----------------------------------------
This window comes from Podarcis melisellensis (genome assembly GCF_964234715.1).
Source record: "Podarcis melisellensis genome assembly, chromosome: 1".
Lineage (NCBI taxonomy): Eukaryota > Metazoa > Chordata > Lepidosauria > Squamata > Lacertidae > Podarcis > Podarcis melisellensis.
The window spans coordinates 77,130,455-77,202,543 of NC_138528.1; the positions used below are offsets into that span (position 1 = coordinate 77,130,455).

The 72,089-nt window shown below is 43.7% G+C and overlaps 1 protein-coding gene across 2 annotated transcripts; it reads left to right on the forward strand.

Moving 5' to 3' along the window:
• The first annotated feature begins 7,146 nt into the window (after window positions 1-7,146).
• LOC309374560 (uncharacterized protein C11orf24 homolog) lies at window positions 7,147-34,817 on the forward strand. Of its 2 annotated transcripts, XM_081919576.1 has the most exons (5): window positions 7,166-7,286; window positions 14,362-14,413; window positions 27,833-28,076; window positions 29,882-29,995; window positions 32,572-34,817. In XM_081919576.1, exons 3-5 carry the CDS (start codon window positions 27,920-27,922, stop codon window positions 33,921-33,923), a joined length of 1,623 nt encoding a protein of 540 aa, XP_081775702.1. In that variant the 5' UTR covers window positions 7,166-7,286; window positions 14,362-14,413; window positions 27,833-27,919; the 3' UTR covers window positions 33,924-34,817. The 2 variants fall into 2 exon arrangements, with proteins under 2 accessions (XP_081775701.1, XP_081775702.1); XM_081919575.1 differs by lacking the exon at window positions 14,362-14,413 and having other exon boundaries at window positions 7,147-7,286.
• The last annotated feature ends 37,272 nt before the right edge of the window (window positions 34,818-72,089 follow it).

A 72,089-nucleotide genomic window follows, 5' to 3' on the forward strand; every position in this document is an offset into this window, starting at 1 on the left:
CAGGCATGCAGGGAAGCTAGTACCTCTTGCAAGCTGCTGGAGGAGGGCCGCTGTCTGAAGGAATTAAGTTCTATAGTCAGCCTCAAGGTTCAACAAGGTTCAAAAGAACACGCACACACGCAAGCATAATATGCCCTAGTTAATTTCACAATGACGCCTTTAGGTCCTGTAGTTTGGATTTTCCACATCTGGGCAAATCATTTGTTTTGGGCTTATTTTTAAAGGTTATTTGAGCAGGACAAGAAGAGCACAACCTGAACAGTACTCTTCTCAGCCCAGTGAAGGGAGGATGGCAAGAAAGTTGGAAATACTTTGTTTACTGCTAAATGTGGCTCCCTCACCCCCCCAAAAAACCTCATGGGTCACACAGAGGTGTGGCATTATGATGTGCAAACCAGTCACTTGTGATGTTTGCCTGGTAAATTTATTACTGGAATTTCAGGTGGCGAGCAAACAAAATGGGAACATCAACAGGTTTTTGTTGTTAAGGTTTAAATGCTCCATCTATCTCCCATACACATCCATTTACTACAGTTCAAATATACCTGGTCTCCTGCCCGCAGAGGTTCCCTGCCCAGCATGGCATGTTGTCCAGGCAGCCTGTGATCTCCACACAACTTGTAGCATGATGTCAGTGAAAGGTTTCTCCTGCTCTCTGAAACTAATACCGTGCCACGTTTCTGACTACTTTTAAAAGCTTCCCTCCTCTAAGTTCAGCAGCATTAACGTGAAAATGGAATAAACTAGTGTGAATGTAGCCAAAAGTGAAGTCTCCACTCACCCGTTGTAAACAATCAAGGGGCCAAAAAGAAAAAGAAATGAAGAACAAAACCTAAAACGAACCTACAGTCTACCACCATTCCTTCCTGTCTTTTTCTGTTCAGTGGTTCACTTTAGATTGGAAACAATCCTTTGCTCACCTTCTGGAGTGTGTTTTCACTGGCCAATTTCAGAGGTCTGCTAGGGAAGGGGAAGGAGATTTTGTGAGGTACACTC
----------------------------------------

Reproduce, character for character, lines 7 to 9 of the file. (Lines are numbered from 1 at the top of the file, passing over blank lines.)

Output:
• The first annotated feature begins 7,146 nt into the window (after window positions 1-7,146).
• LOC309374560 (uncharacterized protein C11orf24 homolog) lies at window positions 7,147-34,817 on the forward strand. Of its 2 annotated transcripts, XM_081919576.1 has the most exons (5): window positions 7,166-7,286; window positions 14,362-14,413; window positions 27,833-28,076; window positions 29,882-29,995; window positions 32,572-34,817. In XM_081919576.1, exons 3-5 carry the CDS (start codon window positions 27,920-27,922, stop codon window positions 33,921-33,923), a joined length of 1,623 nt encoding a protein of 540 aa, XP_081775702.1. In that variant the 5' UTR covers window positions 7,166-7,286; window positions 14,362-14,413; window positions 27,833-27,919; the 3' UTR covers window positions 33,924-34,817. The 2 variants fall into 2 exon arrangements, with proteins under 2 accessions (XP_081775701.1, XP_081775702.1); XM_081919575.1 differs by lacking the exon at window positions 14,362-14,413 and having other exon boundaries at window positions 7,147-7,286.
• The last annotated feature ends 37,272 nt before the right edge of the window (window positions 34,818-72,089 follow it).